There are one or two points in which the convenience of the public might be considered with very great advantage. The want of a catalogue raisonnée must be felt by everyone who has occasion to make use of the Library, the existing catalogue being simply an alphabetical list of authors. Again, anyone in search of a particular volume will frequently find it a more or less difficult matter to get it. The class catalogues do not refer him to the shelf on which it stands and the shelves are fitted up without any reference to the names of authors. A stranger to the Library will find his researches considerably impeded by this difficulty; and even the attendants are sometimes bewildered in their efforts to find a given volume. All this confusion might be remedied at once by simply numbering

the shelves, and giving a reference to the shelf for each volume mentioned in the class catalogue-care being taken, of course, that the volumes are kept on the proper shelves. A notice requesting readers to return their books to the exact place from which they were taken might be usefully put up on the walls.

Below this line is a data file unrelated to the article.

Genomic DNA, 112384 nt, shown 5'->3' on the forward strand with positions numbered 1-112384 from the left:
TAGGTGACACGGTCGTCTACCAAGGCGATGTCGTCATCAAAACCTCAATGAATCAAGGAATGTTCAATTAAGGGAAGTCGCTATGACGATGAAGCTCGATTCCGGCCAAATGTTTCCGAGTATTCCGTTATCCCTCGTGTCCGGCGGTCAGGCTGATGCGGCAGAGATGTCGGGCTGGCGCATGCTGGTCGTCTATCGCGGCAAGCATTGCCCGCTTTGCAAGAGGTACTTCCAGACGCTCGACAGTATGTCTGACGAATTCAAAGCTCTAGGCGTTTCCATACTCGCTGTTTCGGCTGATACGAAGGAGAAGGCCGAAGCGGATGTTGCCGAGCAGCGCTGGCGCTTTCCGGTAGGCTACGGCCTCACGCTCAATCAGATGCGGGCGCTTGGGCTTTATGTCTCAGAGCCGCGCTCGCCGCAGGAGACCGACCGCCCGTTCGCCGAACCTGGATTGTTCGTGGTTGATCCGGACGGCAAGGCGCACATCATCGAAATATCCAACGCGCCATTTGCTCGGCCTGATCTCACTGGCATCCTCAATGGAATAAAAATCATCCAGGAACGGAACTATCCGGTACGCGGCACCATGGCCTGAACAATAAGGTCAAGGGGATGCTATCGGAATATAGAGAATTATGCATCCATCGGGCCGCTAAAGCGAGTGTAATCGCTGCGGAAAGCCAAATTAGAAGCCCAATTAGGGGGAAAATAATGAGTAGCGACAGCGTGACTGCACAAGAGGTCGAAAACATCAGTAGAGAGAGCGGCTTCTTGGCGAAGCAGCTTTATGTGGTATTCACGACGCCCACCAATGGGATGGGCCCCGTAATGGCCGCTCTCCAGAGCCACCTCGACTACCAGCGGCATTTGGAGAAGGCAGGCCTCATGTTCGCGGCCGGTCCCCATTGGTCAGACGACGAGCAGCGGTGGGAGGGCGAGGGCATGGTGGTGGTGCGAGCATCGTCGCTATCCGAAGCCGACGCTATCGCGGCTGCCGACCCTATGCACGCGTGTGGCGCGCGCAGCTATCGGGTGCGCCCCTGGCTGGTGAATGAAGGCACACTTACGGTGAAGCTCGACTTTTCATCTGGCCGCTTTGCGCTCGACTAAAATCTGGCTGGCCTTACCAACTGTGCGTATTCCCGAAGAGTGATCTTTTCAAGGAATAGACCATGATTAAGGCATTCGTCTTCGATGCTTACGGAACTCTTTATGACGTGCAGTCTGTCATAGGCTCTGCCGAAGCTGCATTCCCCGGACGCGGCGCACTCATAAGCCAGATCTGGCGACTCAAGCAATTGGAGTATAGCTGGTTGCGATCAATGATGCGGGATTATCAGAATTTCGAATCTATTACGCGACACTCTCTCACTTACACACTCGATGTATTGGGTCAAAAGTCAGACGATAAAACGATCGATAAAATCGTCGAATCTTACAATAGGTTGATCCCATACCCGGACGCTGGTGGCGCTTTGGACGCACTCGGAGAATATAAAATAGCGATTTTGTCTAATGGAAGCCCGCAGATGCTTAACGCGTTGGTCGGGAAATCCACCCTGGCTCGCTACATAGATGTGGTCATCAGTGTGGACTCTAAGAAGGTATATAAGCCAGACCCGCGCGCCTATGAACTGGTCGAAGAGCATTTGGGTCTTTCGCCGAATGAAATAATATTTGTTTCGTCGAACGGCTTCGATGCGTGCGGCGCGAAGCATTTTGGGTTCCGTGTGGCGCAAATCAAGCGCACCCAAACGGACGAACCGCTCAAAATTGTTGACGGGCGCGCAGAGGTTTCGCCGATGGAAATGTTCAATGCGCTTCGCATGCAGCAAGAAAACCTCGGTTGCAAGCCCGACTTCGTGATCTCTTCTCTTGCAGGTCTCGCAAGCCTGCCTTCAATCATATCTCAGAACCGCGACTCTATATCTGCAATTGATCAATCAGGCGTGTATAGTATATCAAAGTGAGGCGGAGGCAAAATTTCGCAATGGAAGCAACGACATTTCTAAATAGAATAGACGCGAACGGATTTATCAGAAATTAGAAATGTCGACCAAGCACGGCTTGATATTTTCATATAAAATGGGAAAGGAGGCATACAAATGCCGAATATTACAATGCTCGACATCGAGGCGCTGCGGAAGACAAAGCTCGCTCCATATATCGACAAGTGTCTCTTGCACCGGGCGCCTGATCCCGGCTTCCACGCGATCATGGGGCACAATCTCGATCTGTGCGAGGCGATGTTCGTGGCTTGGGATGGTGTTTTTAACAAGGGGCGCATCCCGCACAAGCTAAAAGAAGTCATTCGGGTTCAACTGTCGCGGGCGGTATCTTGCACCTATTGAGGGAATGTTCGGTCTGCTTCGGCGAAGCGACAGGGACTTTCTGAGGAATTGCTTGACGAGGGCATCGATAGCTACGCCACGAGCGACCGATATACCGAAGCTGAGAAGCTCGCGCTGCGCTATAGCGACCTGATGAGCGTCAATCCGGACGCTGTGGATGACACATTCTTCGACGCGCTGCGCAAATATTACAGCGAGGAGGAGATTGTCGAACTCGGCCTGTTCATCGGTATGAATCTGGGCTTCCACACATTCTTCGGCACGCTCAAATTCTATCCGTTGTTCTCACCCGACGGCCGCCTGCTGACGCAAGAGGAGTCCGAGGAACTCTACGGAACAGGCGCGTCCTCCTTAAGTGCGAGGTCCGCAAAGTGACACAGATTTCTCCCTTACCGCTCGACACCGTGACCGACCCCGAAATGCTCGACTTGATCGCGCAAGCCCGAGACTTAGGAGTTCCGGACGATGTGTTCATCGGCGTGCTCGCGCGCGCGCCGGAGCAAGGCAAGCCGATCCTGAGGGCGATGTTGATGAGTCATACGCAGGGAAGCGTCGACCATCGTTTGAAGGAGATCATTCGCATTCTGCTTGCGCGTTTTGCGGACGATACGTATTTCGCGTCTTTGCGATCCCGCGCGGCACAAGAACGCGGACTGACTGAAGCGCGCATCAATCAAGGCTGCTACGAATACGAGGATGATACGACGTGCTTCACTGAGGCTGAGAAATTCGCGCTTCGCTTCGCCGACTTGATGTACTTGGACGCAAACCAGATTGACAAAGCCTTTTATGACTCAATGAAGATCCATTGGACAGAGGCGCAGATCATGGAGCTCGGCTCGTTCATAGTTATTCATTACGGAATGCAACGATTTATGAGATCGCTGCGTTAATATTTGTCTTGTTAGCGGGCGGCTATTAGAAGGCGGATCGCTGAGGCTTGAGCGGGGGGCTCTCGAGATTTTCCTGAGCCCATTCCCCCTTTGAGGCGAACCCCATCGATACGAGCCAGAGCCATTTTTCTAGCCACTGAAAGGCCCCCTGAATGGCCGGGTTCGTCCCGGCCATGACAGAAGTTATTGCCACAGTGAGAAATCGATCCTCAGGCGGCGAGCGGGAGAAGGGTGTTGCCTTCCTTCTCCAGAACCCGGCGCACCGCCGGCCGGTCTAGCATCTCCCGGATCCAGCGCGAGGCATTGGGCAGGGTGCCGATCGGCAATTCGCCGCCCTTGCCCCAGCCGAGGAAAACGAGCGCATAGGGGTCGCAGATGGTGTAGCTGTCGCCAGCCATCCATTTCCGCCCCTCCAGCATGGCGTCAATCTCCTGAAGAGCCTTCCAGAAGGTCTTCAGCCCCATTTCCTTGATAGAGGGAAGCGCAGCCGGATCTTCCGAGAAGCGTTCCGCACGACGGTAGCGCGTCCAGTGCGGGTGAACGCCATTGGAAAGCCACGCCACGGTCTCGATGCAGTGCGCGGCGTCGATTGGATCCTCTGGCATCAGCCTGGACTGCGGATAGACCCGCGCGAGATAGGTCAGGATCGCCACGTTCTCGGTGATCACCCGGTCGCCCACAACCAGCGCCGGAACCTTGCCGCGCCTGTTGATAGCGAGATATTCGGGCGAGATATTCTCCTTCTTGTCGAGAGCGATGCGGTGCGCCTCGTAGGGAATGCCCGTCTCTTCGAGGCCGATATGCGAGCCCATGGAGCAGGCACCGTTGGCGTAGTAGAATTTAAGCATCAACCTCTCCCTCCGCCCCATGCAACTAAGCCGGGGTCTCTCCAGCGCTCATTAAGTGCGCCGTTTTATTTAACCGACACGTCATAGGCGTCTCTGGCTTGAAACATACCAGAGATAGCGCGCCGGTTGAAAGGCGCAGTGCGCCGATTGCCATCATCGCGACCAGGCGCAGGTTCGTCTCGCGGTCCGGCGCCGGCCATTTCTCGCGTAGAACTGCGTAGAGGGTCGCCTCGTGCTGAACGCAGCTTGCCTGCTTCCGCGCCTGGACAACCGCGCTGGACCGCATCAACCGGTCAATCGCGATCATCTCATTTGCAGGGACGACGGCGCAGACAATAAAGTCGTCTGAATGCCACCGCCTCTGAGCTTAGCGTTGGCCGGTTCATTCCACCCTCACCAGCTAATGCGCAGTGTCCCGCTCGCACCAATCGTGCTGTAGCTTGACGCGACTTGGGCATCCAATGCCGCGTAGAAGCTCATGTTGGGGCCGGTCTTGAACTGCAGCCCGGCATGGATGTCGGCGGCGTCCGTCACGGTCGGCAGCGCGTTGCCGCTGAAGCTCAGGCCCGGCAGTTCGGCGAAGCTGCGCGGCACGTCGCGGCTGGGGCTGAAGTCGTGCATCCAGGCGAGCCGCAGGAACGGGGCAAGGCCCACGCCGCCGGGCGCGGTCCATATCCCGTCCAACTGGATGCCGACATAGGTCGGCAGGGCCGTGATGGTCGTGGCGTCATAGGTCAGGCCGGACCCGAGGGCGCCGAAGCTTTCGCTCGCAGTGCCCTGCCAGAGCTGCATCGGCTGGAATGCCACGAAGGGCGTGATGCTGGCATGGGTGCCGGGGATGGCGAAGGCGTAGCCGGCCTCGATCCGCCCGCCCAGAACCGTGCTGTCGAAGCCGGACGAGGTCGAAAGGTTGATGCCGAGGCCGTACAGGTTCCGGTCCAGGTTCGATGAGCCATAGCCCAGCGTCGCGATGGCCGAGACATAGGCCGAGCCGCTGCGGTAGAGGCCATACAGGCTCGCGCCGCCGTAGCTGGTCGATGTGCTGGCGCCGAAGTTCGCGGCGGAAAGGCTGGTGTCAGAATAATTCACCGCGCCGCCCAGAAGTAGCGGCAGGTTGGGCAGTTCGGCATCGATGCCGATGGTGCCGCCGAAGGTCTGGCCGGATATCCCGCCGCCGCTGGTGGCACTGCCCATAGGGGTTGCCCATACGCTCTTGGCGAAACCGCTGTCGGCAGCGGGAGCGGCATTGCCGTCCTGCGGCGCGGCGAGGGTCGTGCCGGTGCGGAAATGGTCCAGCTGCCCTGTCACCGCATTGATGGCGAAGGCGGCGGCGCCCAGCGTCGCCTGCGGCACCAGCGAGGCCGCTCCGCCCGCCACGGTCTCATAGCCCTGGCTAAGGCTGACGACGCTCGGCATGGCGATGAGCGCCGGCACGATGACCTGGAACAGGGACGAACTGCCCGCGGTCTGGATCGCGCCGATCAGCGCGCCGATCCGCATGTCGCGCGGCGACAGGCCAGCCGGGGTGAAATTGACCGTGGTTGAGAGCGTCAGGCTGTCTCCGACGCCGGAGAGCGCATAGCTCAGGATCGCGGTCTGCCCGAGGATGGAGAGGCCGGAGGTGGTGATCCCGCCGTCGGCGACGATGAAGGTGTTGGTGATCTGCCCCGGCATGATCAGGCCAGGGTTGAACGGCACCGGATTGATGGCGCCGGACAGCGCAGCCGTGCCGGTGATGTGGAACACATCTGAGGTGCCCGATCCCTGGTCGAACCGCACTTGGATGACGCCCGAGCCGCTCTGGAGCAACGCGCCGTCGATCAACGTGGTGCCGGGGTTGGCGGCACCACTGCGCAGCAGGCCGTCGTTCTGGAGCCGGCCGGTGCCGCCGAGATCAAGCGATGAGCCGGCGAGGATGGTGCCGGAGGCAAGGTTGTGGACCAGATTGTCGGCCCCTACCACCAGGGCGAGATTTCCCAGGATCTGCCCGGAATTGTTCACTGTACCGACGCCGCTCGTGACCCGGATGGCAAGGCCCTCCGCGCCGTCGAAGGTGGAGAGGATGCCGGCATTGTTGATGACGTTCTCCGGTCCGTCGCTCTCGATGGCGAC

The absence of pen and ink is another point which deserves consideration. The mere loungers in the reading-room do not suffer any inconvenience in this matter; but it goes hardly with the students who use the books for specific purposes, requiring the assistance of a pen. They are obliged to content themselves with pencil notes, which have to be written out again in ink-an odious labour. There is no reason to suppose that the privilege of pen and ink would be abused, and there is the example of the British Museum in favour of the privilege. If these materials were placed on the central tables, there would be a sufficient check against any improper use of them in the immediate presence of the attendants.

These remarks will be sufficient to show that something yet remains to be done in order to complete the attractions of this most popular institution. It would be easy enough to follow up the line of inquiry into other sections of it; but enough has been said to direct attention to those points in which some reform is urgently needed.